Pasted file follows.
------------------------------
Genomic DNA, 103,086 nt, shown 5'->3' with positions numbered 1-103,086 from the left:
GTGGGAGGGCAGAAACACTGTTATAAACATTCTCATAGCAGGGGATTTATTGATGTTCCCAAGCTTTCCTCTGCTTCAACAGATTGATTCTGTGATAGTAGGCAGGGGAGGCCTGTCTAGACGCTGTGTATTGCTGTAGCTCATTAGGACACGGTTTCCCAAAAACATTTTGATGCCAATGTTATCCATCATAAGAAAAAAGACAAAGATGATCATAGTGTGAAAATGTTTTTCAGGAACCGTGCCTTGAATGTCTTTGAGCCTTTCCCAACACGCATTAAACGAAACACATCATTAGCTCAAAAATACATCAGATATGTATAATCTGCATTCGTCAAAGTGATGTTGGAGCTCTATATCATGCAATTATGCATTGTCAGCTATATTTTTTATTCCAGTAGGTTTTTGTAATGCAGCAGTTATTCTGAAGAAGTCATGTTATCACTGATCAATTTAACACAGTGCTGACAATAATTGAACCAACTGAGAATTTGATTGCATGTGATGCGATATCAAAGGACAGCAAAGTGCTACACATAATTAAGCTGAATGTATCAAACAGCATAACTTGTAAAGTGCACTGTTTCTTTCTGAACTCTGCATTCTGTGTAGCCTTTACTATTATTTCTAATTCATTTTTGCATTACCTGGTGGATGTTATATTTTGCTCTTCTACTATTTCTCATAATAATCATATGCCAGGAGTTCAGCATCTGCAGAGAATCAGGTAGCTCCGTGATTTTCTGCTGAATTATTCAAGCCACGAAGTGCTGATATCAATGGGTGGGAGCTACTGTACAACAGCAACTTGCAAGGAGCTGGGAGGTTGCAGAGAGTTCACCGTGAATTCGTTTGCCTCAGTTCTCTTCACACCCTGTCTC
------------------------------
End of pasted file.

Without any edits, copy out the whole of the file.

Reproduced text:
Genomic DNA, 103,086 nt, shown 5'->3' with positions numbered 1-103,086 from the left:
GTGGGAGGGCAGAAACACTGTTATAAACATTCTCATAGCAGGGGATTTATTGATGTTCCCAAGCTTTCCTCTGCTTCAACAGATTGATTCTGTGATAGTAGGCAGGGGAGGCCTGTCTAGACGCTGTGTATTGCTGTAGCTCATTAGGACACGGTTTCCCAAAAACATTTTGATGCCAATGTTATCCATCATAAGAAAAAAGACAAAGATGATCATAGTGTGAAAATGTTTTTCAGGAACCGTGCCTTGAATGTCTTTGAGCCTTTCCCAACACGCATTAAACGAAACACATCATTAGCTCAAAAATACATCAGATATGTATAATCTGCATTCGTCAAAGTGATGTTGGAGCTCTATATCATGCAATTATGCATTGTCAGCTATATTTTTTATTCCAGTAGGTTTTTGTAATGCAGCAGTTATTCTGAAGAAGTCATGTTATCACTGATCAATTTAACACAGTGCTGACAATAATTGAACCAACTGAGAATTTGATTGCATGTGATGCGATATCAAAGGACAGCAAAGTGCTACACATAATTAAGCTGAATGTATCAAACAGCATAACTTGTAAAGTGCACTGTTTCTTTCTGAACTCTGCATTCTGTGTAGCCTTTACTATTATTTCTAATTCATTTTTGCATTACCTGGTGGATGTTATATTTTGCTCTTCTACTATTTCTCATAATAATCATATGCCAGGAGTTCAGCATCTGCAGAGAATCAGGTAGCTCCGTGATTTTCTGCTGAATTATTCAAGCCACGAAGTGCTGATATCAATGGGTGGGAGCTACTGTACAACAGCAACTTGCAAGGAGCTGGGAGGTTGCAGAGAGTTCACCGTGAATTCGTTTGCCTCAGTTCTCTTCACACCCTGTCTC